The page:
No whitewashes, just the Ashes

It would be an outright lie if I said I didn’t care who wins the Ashes. I wear a team Cook t-shirt, not team Clarke. But I certainly don’t want to see a 5-0 whitewash of the Aussies. A close fought series, a taster of which we had at Trent Bridge throughout the first Test, should be what every cricket fan craves.  Of course I want England to win more of the tense, edge of your seat, say goodbye to your nails type games, but who wants the series to be over with two Test’s left to play?

The greatest Ashes series in recent memory have been decided in the final Test: 2005, 2009, 2010/11. Yes these were all England victories, but even if they hadn’t been, they’d still be remembered for hard fought, exciting, enthralling Test cricket. Despite coming into this series as underdogs, Australia have proved they’re not to be taken lightly.

The pendulum of favour swung so much at Trent Bridge that it had to check in to a spa retreat for three days of yoga and relaxation before the onslaught begins again at Lord’s. Round one, in the form of the toss, went to England, but it wasn’t long before the tourists took control to bowl out England for 215.

At 117-9 England had it back. Then came Ashton Agar: the no.11 teenage batsman that smashed all the records for the last man in, and created a twitter #Ashtag whilst en route to 98 runs. Gritty innings from Cook and Pietersen poised the game in the balance, with a superb and determined century from Bell once again making England the bookies favourites. The penultimate swing came on the final morning, when the last wicket partnership for Australia between Brad Haddin and James Pattinson gave the Australians hope of an unlikely victory. The final twist in the tale came with a half hearted England review that revealed a gentle kiss of the ball on Haddin’s bat on it’s way to Matt Prior’s gloves, to give England victory by 14 runs. Tense stuff.

If headlines and column inches counted for anything, the winner of the first Test would be the hotly debated Decision Review System and, to a lesser extent but undoubtedly entwined, the umpiring. Australia seem incapable of using the DRS to their best capacity. Forget net sessions and hours in the gym, Clarke and his men want to spend some time learning how to utilise the DRS before round two. As the first Test proved, it can be a game changer.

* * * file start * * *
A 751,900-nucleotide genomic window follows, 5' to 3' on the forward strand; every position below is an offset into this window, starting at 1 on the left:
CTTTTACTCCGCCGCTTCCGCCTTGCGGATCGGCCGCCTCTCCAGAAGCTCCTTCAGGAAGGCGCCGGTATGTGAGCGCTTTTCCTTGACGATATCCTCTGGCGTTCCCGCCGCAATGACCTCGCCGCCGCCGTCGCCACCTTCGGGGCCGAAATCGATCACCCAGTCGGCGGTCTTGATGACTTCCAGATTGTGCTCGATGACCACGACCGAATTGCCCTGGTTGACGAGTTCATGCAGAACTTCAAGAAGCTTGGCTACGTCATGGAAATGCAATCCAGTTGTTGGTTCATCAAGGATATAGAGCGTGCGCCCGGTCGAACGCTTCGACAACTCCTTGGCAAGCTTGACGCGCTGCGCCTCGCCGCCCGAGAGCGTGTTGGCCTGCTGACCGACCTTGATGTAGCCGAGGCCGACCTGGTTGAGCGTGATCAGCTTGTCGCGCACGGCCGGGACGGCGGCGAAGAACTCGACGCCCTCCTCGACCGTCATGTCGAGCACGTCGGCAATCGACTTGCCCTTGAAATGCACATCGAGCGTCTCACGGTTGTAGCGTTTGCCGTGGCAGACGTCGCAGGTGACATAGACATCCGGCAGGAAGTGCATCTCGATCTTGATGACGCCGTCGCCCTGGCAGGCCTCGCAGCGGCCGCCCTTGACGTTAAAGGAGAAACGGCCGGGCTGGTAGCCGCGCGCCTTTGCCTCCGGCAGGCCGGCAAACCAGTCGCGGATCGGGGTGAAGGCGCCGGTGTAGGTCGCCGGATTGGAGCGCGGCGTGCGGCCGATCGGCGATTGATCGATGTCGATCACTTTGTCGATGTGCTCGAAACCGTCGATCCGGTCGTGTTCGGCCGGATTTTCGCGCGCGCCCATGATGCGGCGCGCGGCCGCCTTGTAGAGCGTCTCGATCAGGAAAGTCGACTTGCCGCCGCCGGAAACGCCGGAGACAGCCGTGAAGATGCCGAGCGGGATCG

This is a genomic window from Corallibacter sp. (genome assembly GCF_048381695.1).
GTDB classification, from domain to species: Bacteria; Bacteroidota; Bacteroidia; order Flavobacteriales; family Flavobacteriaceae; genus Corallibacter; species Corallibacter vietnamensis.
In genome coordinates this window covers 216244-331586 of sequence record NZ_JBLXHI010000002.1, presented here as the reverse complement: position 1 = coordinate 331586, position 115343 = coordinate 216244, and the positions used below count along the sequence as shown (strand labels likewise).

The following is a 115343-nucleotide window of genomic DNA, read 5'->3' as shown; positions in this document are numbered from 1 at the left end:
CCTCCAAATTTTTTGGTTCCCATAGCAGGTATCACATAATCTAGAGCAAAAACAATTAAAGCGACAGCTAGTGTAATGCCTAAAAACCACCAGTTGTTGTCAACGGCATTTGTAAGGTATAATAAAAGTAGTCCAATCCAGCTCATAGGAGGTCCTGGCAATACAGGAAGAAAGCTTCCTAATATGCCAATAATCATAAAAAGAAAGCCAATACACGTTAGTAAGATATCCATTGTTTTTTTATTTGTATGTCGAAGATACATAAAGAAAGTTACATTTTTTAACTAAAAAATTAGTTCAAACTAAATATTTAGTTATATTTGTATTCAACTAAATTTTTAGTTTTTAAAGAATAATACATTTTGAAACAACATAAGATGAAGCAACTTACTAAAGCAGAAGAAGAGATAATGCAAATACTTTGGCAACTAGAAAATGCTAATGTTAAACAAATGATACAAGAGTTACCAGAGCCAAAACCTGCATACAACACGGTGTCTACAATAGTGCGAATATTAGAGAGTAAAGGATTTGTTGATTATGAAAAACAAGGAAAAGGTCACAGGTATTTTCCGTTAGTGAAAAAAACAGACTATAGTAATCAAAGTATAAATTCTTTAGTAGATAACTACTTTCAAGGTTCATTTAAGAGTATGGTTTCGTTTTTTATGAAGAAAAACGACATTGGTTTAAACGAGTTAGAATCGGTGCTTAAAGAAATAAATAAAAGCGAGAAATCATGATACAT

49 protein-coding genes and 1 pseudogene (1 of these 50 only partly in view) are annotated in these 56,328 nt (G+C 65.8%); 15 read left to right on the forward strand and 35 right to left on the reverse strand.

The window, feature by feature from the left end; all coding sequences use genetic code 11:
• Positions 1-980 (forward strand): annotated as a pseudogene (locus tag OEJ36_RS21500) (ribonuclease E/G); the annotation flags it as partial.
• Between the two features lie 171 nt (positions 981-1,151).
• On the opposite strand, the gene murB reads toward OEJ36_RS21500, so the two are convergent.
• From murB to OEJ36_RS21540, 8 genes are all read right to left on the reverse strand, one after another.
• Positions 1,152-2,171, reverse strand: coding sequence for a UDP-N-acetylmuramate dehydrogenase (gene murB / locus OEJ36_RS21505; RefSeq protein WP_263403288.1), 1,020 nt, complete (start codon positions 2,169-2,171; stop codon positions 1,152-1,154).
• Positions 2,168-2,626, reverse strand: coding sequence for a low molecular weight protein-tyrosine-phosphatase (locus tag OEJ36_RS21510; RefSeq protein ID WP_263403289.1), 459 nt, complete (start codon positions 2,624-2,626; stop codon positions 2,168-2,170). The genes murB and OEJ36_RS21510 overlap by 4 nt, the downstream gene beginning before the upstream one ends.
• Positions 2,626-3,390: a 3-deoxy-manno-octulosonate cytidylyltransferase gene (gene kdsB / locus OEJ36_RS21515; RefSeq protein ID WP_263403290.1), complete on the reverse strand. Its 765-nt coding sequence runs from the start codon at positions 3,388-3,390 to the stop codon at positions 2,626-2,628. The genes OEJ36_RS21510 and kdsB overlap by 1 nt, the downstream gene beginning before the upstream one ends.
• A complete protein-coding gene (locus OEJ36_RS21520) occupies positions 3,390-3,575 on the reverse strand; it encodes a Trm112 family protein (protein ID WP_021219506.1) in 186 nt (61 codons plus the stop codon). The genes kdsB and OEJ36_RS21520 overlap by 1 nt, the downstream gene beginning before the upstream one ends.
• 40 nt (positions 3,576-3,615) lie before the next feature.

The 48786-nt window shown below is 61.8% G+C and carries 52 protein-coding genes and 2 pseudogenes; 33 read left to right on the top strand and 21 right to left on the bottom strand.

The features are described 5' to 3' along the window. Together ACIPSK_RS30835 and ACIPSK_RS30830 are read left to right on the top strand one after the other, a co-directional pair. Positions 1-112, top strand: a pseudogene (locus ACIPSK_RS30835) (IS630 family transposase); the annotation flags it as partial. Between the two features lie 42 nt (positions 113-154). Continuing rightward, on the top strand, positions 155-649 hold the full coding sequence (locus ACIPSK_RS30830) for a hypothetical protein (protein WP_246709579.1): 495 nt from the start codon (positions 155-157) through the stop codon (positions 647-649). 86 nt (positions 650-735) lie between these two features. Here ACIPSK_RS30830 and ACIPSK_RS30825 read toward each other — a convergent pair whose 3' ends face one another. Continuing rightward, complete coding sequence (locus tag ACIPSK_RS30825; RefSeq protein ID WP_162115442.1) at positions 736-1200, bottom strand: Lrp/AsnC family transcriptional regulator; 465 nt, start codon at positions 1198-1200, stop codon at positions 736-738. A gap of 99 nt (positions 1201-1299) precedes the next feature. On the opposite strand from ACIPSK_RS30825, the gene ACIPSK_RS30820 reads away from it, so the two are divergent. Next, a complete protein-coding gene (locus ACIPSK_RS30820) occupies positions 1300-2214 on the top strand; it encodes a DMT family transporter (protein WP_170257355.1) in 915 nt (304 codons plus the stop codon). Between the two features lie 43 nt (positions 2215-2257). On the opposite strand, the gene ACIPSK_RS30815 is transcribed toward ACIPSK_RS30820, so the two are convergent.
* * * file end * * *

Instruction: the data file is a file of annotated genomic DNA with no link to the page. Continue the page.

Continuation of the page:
Since it’s first appearance in modern cricket, more often than not one or two DRS incidents have been talking points in a match. But it simply dominated this Test. No doubt there are followers of the Baggy Green claiming that if it weren’t for the DRS they would have won this Test. By the same token, had Haddin seen Australia across the line, the England faithful would be debating the Agar ‘stumping’ decision in pubs across the land.

Clarke lost seven out of nine DRS reviews. It’s there for the howler, which is a word that can definitely be attributed to the Broad incident. Umpire Aleem Dar missed a nick so big it had it’s own postcode, but Clarke had used his two reviews, and Broad stood his ground, as is his right. Whilst Broad has been rebuked for failing to uphold the ‘spirit of the game’, fault plainly lies with the umpire.

Agar, Broad and the DRS were the talking points of this first Test.  But they should now be left behind, as the steamroller of the Ashes presses swiftly on to Lord’s. Both teams have things to think about before Thursday. England will already know whether Finn remains in the side at his home ground, on a wicket that will suit him better than that of Trent Bridge, or whether Onions or Bresnan will take that final spot, the latter strengthening the batting line up.

Australia, as well as genning up on the DRS system, are likely to be thinking about Ed Cowan’s place in the team, and whether Warner might return from his seat on the naughty step after punching England batsmen Joe Root in a nightclub during the Champions Trophy. It’s possible they are considering playing spinner Nathan Lyon, in place of the inexperienced Agar, adding to the records he now holds. Has anyone ever scored 98 on debut and been dropped?

Despite needing a health warning for those with heart conditions, the first Test of this series was what the Ashes is all about: riveting, unmissable Test cricket. Here’s to four more of the same.

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